practice. He also classified the companies as indigenous Irish versus subsidiaries of multinationals, by industry, by annual sales and by the number of products produced, however he made no attempt to statistically analyze results related to these various corporate characteristics. Chenhall and Langfield-Smith (1998) surveyed 140 large Australian manufacturing companies and found that traditional management accounting techniques were more widely adopted than recently developed techniques. They called for a better understanding of the factors that influence adoption of MATs, particularly the newer ones and mentioned that â€•some â€žwesternâ€Ÿ innovations may not be developed readily in various European countries because of cultural and historical differences in the development of costing systems.â€-
A case study (e.g. Norway, Bjørnenak 1997) which focuses on the diffusion of Activity-Based Costing (ABC) in Norway. A conceptual framework from general diffusion theory is adopted to structure a tentative model to describe the diffusion process. The study is based on a questionnaire survey, incorporating data from 75 of the largest manufacturing companies in Norway (a response rate of 57%). The findings show that a large number of companies have adopted ABC as an idea, i.e. they have implemented ABC or plan to do so (40%). Different variables related to cost structure, competition, existing costing system and product diversity were tested for their relation with ABC (planned or actual) adoption, but only cost structure was found to be statistically significant. Companies which had knowledge of ABC were significantly larger than the others. However, size did not significantly discriminate between adopters and non-adopters within the group with ABC knowledge. The source of information on ABC is also examined and the empirical data indicate a diffusion process that takes a contagious form and points out the importance of institutional influence.
A survey (e.g.UK, Innes & Mitchell 1995) which contains the results of a 1994 survey of activity-based costing (ABC) in the U.K.'s largest 1000 companies. The survey was designed to ascertain the adoption rate of ABC in these companies, the specific application of ABC, the views of users on the success and importance of ABC, the views of non-ABC users on ABC and the possibilities for future research. The results indicate that although ABC is now used by a significant number of large companies its impact is often restricted in scope and it has also been rejected by a sizeable number. The majority of companies have still to come to a decision on its use. Among users it is applied throughout all of the core areas of management accounting. There is thus potential for considerable growth in its adoption among non-users. It is an on-going development which gives considerable opportunity for researches interested in change to pursue work on this topic in a variety of the sub-areas of management accounting.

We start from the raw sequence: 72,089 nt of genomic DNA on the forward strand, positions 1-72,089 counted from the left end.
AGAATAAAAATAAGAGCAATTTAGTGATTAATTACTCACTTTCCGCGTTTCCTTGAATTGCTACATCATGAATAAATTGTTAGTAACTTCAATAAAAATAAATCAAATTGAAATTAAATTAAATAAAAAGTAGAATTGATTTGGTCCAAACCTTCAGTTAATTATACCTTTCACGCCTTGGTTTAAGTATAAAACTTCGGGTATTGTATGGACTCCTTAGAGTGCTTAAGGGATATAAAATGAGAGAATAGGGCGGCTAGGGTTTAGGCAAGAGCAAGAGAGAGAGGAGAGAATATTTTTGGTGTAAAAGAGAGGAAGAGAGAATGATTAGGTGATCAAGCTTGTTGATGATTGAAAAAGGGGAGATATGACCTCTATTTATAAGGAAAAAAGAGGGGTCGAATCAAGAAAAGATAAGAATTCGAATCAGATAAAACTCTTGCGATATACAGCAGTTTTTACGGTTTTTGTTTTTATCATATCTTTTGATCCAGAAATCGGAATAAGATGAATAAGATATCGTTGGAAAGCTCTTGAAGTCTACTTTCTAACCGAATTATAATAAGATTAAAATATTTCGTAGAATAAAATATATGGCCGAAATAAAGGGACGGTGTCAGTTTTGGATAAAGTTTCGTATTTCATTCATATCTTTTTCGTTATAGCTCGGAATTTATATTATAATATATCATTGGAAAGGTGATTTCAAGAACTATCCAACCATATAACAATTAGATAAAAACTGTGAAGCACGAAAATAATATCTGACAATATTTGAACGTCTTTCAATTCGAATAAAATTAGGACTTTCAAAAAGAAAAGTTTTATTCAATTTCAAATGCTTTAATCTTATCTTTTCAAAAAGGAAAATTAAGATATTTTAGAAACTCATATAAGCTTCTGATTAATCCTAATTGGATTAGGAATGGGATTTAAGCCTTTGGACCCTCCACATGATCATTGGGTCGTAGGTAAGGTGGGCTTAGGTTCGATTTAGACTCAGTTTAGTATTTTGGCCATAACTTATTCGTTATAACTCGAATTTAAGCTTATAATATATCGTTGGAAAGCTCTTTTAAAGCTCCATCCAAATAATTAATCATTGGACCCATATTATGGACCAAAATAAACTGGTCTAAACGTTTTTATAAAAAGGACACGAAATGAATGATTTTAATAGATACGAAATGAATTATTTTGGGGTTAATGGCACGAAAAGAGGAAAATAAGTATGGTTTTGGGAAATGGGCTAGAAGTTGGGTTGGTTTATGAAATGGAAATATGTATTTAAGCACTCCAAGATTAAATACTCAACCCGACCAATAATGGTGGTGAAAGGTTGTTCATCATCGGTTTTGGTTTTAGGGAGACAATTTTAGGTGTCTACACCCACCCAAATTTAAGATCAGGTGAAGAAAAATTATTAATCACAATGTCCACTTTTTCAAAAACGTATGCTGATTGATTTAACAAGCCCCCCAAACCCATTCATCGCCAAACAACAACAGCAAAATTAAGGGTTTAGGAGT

A case study (Tornberg, Jamsen and Paranko 2002) which aims to investigate the possibilities of activity-based costing and the modeling of design, purchasing and manufacturing processes in providing useful cost information for product designers. The hypothesis was that activity-based costing and process modeling might provide an effective tool for the evaluation of different design options. The study was conducted in a large Finnish manufacturing company. First, the most costly items of one product's sub-assembly were studied in order to identify the activities needed to produce the items and to calculate their activity-based costs. Second, the processes, in other words the activity chains, were modeled with graphic flowcharts from product design, purchasing, and manufacturing departments. Finally, the applicability of activity-based cost information and process models to product designing practices was tested. The results of the study suggested that activity-based costing and process modeling provide a good starting point in heading toward more cost-conscious design. This way the designers learn the relationships between the activities performed in the organization and their associated costs. The development of a parametric cost estimation model based on activity-based costing and process modeling provides a challenge for future research.
A research (e.g. Greece, Kohen et.al. 2005) aims at examining the rate of adoption of ABC by Greek companies that belong to all three sectors of the Greek economy, i.e. manufacturing, retail and services, as well as investigating the reasons that influence a firm's decision to change its current cost accounting system.
An empirical survey via questionnaires was conducted during 2003 on a sample of 88 Greek leading companies and four company categories were identified in respect to their perceptions towards ABC (ABC adopters, ABC supporters, ABC deniers and ABC unawares). Furthermore, evidence presented that firms that have implemented ABC (ABC adopters) have experienced multidimensional management facilitating benefits from the system. However, the adequacy of resources was found to be the variable that is positively and statistically correlated with the majority of problems encountered during ABC implementation process. Evidence shows that the possibility of future ABC adoption is related to the degree of satisfaction from the currently used cost accounting system. Companies that do not intend to adopt ABC (ABC deniers) were found to be more satisfied with their existing cost accounting system in comparison to ABC supporters.